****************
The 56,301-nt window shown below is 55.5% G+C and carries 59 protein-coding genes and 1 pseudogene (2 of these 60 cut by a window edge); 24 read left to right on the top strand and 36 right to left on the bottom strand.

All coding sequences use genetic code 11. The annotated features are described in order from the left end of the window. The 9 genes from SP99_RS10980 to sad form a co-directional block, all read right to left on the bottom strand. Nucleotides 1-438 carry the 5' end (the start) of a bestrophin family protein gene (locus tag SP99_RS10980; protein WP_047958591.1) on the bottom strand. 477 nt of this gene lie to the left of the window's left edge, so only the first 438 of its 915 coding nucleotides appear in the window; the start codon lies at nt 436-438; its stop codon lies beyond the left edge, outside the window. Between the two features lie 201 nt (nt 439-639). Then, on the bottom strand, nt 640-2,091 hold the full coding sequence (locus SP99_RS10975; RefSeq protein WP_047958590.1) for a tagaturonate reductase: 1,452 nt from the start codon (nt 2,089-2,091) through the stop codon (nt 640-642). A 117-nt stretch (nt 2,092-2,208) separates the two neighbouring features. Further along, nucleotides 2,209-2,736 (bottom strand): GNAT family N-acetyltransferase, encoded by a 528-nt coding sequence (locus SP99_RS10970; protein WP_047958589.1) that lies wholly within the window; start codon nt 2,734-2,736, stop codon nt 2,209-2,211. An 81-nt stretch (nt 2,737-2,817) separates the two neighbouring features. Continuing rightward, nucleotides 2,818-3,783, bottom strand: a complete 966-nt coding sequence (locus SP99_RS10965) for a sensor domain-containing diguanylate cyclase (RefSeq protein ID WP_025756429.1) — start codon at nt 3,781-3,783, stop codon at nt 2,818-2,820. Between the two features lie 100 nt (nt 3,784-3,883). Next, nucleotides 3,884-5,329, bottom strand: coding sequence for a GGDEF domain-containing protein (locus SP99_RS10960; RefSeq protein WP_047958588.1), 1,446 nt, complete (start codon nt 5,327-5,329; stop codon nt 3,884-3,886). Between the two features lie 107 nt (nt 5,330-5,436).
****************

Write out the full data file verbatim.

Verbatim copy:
The 56,301-nt window shown below is 55.5% G+C and carries 59 protein-coding genes and 1 pseudogene (2 of these 60 cut by a window edge); 24 read left to right on the top strand and 36 right to left on the bottom strand.

All coding sequences use genetic code 11. The annotated features are described in order from the left end of the window. The 9 genes from SP99_RS10980 to sad form a co-directional block, all read right to left on the bottom strand. Nucleotides 1-438 carry the 5' end (the start) of a bestrophin family protein gene (locus tag SP99_RS10980; protein WP_047958591.1) on the bottom strand. 477 nt of this gene lie to the left of the window's left edge, so only the first 438 of its 915 coding nucleotides appear in the window; the start codon lies at nt 436-438; its stop codon lies beyond the left edge, outside the window. Between the two features lie 201 nt (nt 439-639). Then, on the bottom strand, nt 640-2,091 hold the full coding sequence (locus SP99_RS10975; RefSeq protein WP_047958590.1) for a tagaturonate reductase: 1,452 nt from the start codon (nt 2,089-2,091) through the stop codon (nt 640-642). A 117-nt stretch (nt 2,092-2,208) separates the two neighbouring features. Further along, nucleotides 2,209-2,736 (bottom strand): GNAT family N-acetyltransferase, encoded by a 528-nt coding sequence (locus SP99_RS10970; protein WP_047958589.1) that lies wholly within the window; start codon nt 2,734-2,736, stop codon nt 2,209-2,211. An 81-nt stretch (nt 2,737-2,817) separates the two neighbouring features. Continuing rightward, nucleotides 2,818-3,783, bottom strand: a complete 966-nt coding sequence (locus SP99_RS10965) for a sensor domain-containing diguanylate cyclase (RefSeq protein ID WP_025756429.1) — start codon at nt 3,781-3,783, stop codon at nt 2,818-2,820. Between the two features lie 100 nt (nt 3,784-3,883). Next, nucleotides 3,884-5,329, bottom strand: coding sequence for a GGDEF domain-containing protein (locus SP99_RS10960; RefSeq protein WP_047958588.1), 1,446 nt, complete (start codon nt 5,327-5,329; stop codon nt 3,884-3,886). Between the two features lie 107 nt (nt 5,330-5,436).